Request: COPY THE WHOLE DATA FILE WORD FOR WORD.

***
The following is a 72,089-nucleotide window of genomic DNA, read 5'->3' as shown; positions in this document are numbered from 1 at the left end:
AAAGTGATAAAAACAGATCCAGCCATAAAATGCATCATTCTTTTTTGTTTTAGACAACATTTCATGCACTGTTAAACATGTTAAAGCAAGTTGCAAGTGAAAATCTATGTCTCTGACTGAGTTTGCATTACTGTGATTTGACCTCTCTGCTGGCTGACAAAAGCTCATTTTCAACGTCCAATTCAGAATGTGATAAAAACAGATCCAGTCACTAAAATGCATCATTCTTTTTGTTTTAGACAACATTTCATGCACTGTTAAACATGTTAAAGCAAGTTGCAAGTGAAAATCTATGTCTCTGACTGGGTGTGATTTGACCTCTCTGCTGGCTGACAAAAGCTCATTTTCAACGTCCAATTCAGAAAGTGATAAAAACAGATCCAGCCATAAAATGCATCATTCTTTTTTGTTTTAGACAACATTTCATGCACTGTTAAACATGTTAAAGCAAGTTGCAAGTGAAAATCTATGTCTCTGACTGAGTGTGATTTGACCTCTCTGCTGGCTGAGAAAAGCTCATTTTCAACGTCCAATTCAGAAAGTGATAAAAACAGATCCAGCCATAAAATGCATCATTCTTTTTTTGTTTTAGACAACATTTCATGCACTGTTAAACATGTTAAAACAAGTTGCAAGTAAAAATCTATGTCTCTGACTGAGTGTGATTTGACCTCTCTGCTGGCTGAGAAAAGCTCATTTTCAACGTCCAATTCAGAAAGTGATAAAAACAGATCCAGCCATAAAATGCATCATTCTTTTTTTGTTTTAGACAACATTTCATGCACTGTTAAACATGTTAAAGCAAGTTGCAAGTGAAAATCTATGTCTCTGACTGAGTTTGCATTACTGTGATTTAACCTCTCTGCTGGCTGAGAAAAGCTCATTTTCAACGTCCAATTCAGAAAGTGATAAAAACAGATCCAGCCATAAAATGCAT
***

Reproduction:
The following is a 72,089-nucleotide window of genomic DNA, read 5'->3' as shown; positions in this document are numbered from 1 at the left end:
AAAGTGATAAAAACAGATCCAGCCATAAAATGCATCATTCTTTTTTGTTTTAGACAACATTTCATGCACTGTTAAACATGTTAAAGCAAGTTGCAAGTGAAAATCTATGTCTCTGACTGAGTTTGCATTACTGTGATTTGACCTCTCTGCTGGCTGACAAAAGCTCATTTTCAACGTCCAATTCAGAATGTGATAAAAACAGATCCAGTCACTAAAATGCATCATTCTTTTTGTTTTAGACAACATTTCATGCACTGTTAAACATGTTAAAGCAAGTTGCAAGTGAAAATCTATGTCTCTGACTGGGTGTGATTTGACCTCTCTGCTGGCTGACAAAAGCTCATTTTCAACGTCCAATTCAGAAAGTGATAAAAACAGATCCAGCCATAAAATGCATCATTCTTTTTTGTTTTAGACAACATTTCATGCACTGTTAAACATGTTAAAGCAAGTTGCAAGTGAAAATCTATGTCTCTGACTGAGTGTGATTTGACCTCTCTGCTGGCTGAGAAAAGCTCATTTTCAACGTCCAATTCAGAAAGTGATAAAAACAGATCCAGCCATAAAATGCATCATTCTTTTTTTGTTTTAGACAACATTTCATGCACTGTTAAACATGTTAAAACAAGTTGCAAGTAAAAATCTATGTCTCTGACTGAGTGTGATTTGACCTCTCTGCTGGCTGAGAAAAGCTCATTTTCAACGTCCAATTCAGAAAGTGATAAAAACAGATCCAGCCATAAAATGCATCATTCTTTTTTTGTTTTAGACAACATTTCATGCACTGTTAAACATGTTAAAGCAAGTTGCAAGTGAAAATCTATGTCTCTGACTGAGTTTGCATTACTGTGATTTAACCTCTCTGCTGGCTGAGAAAAGCTCATTTTCAACGTCCAATTCAGAAAGTGATAAAAACAGATCCAGCCATAAAATGCAT